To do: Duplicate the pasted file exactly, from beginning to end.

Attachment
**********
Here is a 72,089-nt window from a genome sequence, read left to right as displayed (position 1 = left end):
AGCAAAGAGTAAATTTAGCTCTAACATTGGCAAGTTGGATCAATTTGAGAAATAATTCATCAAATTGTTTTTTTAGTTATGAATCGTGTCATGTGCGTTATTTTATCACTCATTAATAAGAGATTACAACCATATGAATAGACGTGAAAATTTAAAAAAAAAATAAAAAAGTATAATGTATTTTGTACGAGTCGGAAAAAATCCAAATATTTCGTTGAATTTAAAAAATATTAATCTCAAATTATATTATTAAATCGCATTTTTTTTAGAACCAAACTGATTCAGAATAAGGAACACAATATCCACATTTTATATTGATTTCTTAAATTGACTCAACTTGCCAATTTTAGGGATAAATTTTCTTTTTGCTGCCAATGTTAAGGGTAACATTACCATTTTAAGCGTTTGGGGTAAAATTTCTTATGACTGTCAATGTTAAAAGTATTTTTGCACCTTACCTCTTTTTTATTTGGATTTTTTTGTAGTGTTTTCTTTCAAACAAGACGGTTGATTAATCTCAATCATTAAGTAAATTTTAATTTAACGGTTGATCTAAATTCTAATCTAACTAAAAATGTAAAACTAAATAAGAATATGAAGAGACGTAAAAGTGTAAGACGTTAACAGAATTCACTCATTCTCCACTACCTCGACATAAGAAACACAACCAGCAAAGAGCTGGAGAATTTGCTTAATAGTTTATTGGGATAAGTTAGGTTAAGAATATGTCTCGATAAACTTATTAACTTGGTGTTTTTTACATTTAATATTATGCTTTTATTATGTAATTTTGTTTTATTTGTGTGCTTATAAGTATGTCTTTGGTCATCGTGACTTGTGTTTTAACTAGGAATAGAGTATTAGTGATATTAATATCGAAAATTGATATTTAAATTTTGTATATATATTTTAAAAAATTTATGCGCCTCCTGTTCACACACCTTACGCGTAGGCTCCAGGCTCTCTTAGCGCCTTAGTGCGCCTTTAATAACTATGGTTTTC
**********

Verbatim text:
Here is a 72,089-nt window from a genome sequence, read left to right as displayed (position 1 = left end):
AGCAAAGAGTAAATTTAGCTCTAACATTGGCAAGTTGGATCAATTTGAGAAATAATTCATCAAATTGTTTTTTTAGTTATGAATCGTGTCATGTGCGTTATTTTATCACTCATTAATAAGAGATTACAACCATATGAATAGACGTGAAAATTTAAAAAAAAAATAAAAAAGTATAATGTATTTTGTACGAGTCGGAAAAAATCCAAATATTTCGTTGAATTTAAAAAATATTAATCTCAAATTATATTATTAAATCGCATTTTTTTTAGAACCAAACTGATTCAGAATAAGGAACACAATATCCACATTTTATATTGATTTCTTAAATTGACTCAACTTGCCAATTTTAGGGATAAATTTTCTTTTTGCTGCCAATGTTAAGGGTAACATTACCATTTTAAGCGTTTGGGGTAAAATTTCTTATGACTGTCAATGTTAAAAGTATTTTTGCACCTTACCTCTTTTTTATTTGGATTTTTTTGTAGTGTTTTCTTTCAAACAAGACGGTTGATTAATCTCAATCATTAAGTAAATTTTAATTTAACGGTTGATCTAAATTCTAATCTAACTAAAAATGTAAAACTAAATAAGAATATGAAGAGACGTAAAAGTGTAAGACGTTAACAGAATTCACTCATTCTCCACTACCTCGACATAAGAAACACAACCAGCAAAGAGCTGGAGAATTTGCTTAATAGTTTATTGGGATAAGTTAGGTTAAGAATATGTCTCGATAAACTTATTAACTTGGTGTTTTTTACATTTAATATTATGCTTTTATTATGTAATTTTGTTTTATTTGTGTGCTTATAAGTATGTCTTTGGTCATCGTGACTTGTGTTTTAACTAGGAATAGAGTATTAGTGATATTAATATCGAAAATTGATATTTAAATTTTGTATATATATTTTAAAAAATTTATGCGCCTCCTGTTCACACACCTTACGCGTAGGCTCCAGGCTCTCTTAGCGCCTTAGTGCGCCTTTAATAACTATGGTTTTC